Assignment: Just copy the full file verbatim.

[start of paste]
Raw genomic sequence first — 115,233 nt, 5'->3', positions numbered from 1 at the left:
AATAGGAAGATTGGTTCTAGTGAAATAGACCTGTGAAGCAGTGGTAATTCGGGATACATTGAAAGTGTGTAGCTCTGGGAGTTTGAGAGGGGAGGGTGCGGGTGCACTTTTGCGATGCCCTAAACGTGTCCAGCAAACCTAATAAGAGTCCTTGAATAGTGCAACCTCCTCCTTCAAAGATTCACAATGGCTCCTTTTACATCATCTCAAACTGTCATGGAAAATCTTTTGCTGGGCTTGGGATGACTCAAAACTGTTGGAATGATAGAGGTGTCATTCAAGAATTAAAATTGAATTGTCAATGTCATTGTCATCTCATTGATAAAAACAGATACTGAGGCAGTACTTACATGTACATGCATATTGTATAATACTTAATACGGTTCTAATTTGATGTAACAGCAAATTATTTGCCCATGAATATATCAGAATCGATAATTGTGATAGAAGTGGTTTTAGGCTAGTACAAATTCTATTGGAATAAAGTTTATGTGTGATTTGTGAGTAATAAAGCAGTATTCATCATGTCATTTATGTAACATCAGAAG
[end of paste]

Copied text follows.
Raw genomic sequence first — 115,233 nt, 5'->3', positions numbered from 1 at the left:
AATAGGAAGATTGGTTCTAGTGAAATAGACCTGTGAAGCAGTGGTAATTCGGGATACATTGAAAGTGTGTAGCTCTGGGAGTTTGAGAGGGGAGGGTGCGGGTGCACTTTTGCGATGCCCTAAACGTGTCCAGCAAACCTAATAAGAGTCCTTGAATAGTGCAACCTCCTCCTTCAAAGATTCACAATGGCTCCTTTTACATCATCTCAAACTGTCATGGAAAATCTTTTGCTGGGCTTGGGATGACTCAAAACTGTTGGAATGATAGAGGTGTCATTCAAGAATTAAAATTGAATTGTCAATGTCATTGTCATCTCATTGATAAAAACAGATACTGAGGCAGTACTTACATGTACATGCATATTGTATAATACTTAATACGGTTCTAATTTGATGTAACAGCAAATTATTTGCCCATGAATATATCAGAATCGATAATTGTGATAGAAGTGGTTTTAGGCTAGTACAAATTCTATTGGAATAAAGTTTATGTGTGATTTGTGAGTAATAAAGCAGTATTCATCATGTCATTTATGTAACATCAGAAG